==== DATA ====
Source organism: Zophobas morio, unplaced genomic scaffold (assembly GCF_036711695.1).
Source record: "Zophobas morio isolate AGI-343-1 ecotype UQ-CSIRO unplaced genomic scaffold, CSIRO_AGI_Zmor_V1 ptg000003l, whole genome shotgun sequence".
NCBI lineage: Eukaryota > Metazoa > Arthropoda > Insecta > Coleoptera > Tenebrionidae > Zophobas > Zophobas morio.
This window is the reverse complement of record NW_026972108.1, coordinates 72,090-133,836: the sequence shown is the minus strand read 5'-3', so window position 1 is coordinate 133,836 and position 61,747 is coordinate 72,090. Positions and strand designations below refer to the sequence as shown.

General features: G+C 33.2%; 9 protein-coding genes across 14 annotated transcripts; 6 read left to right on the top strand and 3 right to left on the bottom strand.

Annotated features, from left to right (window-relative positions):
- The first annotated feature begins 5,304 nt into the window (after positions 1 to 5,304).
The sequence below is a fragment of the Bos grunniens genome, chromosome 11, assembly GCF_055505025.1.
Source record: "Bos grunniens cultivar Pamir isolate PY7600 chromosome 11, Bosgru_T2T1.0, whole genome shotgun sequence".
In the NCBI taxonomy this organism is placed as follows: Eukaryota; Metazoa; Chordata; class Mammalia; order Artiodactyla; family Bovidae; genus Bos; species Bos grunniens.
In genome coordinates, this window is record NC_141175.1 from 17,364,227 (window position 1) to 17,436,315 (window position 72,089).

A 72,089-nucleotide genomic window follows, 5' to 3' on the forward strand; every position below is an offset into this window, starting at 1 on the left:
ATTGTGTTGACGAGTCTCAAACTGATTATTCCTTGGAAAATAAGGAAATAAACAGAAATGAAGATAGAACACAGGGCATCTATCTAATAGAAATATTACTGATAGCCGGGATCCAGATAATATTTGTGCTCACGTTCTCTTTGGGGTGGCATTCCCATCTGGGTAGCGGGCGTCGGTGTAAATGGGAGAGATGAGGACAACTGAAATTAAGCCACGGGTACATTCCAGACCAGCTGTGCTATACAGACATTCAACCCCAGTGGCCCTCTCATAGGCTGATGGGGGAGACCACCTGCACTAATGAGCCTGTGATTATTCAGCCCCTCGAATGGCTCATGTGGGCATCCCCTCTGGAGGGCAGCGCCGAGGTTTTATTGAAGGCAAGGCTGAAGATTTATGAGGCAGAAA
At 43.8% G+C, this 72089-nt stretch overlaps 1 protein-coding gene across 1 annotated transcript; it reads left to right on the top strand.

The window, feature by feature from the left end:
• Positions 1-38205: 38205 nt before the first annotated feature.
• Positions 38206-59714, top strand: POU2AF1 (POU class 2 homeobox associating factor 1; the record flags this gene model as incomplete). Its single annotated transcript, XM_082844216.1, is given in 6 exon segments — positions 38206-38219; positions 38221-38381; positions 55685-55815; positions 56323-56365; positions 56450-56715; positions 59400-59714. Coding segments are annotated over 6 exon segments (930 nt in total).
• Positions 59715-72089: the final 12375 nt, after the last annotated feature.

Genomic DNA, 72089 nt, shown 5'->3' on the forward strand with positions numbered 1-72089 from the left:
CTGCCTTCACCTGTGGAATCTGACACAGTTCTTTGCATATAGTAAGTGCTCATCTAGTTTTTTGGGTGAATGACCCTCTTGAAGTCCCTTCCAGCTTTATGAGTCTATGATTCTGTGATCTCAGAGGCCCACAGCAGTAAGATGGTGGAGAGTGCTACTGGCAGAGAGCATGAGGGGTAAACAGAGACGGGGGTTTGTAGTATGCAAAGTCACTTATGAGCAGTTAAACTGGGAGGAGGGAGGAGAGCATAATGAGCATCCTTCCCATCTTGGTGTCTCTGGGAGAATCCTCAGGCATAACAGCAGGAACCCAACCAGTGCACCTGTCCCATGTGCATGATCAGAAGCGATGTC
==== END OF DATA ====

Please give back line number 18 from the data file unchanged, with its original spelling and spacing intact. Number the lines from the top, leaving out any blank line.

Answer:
• Positions 59715-72089: the final 12375 nt, after the last annotated feature.